We now live in a modern, consumerist and largely urbanised world where environmental protection is a key concern related to the future of humanity. Economists, environmentalists, development professionals and academics are concerned about the problems that cropped up when taking efforts to promote development ignoring the environmental dimensions of development. In the 1980s, the term 'sustainable development' started to be used to describe development which takes account of environmental consequences. So when we talk about 'sustainable development', we are talking about using our intelligence and scientific knowledge to satisfy our needs while maintaining the physical environment. The Commonwealth publication 'Sustainable Development and Environmental Issues' explores the need for the world to bring about sustainable development, that is a balance between development and environmental protection. The 'Rio Declaration on Environment and Development, 1992' states: "In order to achieve sustainable development, environmental protection should constitute an integral part of the development process and cannot be in isolation from it". It also highlights that youths have an important role to play in bringing about environmental protection and sustainable development for ensuring a better future for all.
The module is divided into four units. The first unit aims to enhance our awareness of key concepts related to the natural environment and the major environmental problems facing the world today. Unfortunately, most of our developmental activities have simply exploited the earth's raw materials and released large quantities of waste energy and toxic materials back into the system. We are faced with many threats to our environment: the greenhouse effect, global warming, acid rain, ozone depletion, soil erosion and so on. This unit also aims to provide us with materials that we can use to start an education programme for young people to raise their awareness of the environment. A basic programme in environmental awareness provides a sound foundation for young people to participate in projects that address environmental problems. Finally, the unit looks at the more complex concepts that are important for understanding sustainable development: inter-connectivity, sacredness, and renewable and non-renewable resources.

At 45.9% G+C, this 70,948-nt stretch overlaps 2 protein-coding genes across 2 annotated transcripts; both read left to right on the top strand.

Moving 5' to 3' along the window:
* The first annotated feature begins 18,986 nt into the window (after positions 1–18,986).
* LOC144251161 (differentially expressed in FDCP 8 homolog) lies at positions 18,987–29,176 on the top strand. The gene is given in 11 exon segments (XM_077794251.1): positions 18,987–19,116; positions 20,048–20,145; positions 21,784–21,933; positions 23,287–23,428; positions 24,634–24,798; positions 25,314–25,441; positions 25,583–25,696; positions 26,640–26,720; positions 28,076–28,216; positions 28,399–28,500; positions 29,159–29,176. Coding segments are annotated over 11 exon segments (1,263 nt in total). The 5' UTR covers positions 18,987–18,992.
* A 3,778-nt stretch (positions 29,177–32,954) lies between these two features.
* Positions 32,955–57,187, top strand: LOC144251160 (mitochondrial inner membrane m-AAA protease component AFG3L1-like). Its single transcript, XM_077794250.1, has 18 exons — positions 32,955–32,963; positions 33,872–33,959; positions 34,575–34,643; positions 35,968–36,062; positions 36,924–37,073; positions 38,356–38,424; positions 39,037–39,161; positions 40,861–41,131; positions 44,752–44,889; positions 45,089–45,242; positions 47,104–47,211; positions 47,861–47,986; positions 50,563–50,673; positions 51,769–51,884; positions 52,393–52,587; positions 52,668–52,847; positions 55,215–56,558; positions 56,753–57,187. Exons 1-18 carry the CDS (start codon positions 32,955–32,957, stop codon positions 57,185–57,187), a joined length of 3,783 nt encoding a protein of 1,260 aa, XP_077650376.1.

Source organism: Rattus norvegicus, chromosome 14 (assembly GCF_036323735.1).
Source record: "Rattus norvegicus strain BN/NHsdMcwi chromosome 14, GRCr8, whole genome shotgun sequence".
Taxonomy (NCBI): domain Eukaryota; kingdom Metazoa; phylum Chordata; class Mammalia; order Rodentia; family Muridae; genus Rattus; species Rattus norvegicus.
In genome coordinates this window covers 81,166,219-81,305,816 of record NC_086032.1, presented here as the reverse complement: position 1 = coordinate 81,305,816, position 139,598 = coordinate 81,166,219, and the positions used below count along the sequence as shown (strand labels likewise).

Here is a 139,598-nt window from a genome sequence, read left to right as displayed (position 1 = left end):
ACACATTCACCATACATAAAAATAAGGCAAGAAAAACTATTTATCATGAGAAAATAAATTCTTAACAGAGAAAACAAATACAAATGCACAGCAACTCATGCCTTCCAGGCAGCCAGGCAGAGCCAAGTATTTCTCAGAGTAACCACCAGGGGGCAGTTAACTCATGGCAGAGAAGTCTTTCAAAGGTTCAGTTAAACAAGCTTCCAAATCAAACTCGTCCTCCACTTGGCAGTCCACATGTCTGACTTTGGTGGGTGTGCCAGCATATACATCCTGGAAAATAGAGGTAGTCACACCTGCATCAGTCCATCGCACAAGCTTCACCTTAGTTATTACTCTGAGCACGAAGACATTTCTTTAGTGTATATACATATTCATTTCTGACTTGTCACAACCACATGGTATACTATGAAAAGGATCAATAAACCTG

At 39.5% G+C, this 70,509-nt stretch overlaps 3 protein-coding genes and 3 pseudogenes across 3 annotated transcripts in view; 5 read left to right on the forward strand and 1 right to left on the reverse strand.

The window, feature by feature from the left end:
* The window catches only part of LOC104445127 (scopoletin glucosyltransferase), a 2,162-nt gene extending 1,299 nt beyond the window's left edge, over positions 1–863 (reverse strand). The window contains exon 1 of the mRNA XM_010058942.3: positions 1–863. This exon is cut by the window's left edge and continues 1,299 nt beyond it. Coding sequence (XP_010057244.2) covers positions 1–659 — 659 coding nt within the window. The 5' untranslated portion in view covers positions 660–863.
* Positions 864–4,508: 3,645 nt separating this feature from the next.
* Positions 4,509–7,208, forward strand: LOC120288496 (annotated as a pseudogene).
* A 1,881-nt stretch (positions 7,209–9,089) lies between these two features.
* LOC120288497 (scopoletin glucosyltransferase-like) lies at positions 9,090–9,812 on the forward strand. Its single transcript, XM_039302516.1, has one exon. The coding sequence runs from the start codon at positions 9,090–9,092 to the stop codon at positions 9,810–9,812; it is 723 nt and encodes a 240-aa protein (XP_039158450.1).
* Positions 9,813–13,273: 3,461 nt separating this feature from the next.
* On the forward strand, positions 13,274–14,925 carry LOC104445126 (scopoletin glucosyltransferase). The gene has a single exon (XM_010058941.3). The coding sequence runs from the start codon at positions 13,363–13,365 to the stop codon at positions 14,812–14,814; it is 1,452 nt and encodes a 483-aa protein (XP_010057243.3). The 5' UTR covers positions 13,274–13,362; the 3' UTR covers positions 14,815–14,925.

Unit-2 discusses the social environment and its relationship to the natural or physical environment. It examines different aspects of social environment that can affect the physical environment: value systems, legislation, and global economics. This unit also examines some of the issues that were raised at a world youth environmental meeting, Juventud (Youth)'92, held in San Jose, Costa Rica. Young people from all over the world discussed their concerns about the environment and raised the following issues at that meeting: poverty and the environment, external debt, population growth, and natural resource degradation. 'How can young people bring about a change?' Considering this question, the unit explores some of the complex and inter-related issues. The third unit of the module examines the major events that have caused the world to focus on the need for environmental protection, in particular the 1992 Earth Summit. The Earth Summit conference, held in Rio de Janeiro, was an important milestone in history. It helped awaken the world to the need for a development process that does not endanger future generations. This unit also discusses the role and opportunities for young people to participate in sustainable development activities.
The last unit of the module further examines the meaning of sustainable development in its application to planning and evaluating projects. It starts by examining the elements of a sustainable development project, and then looks at how these are reflected in the general objectives laid out in the World Resources Institute's model. The World Resources Institute sets out a model containing the general objectives of a sustainable development plan for the earth. These objectives have been grouped into four categories-economic, human (social), environmental and technological. This unit also reflects on how the World Bank model evaluates sustainable development projects. In general, the World Bank evaluates the impact of programmes and applications for loans using two methods: the sustainability matrix, and sustainability as opportunity. Finally, this unit concludes with some examples (i.e. case studies) of the practical approaches to sustainable development adopted by youth organisations in the Commonwealth countries.
S. M. Rayhanul Islam is an independent researcher.
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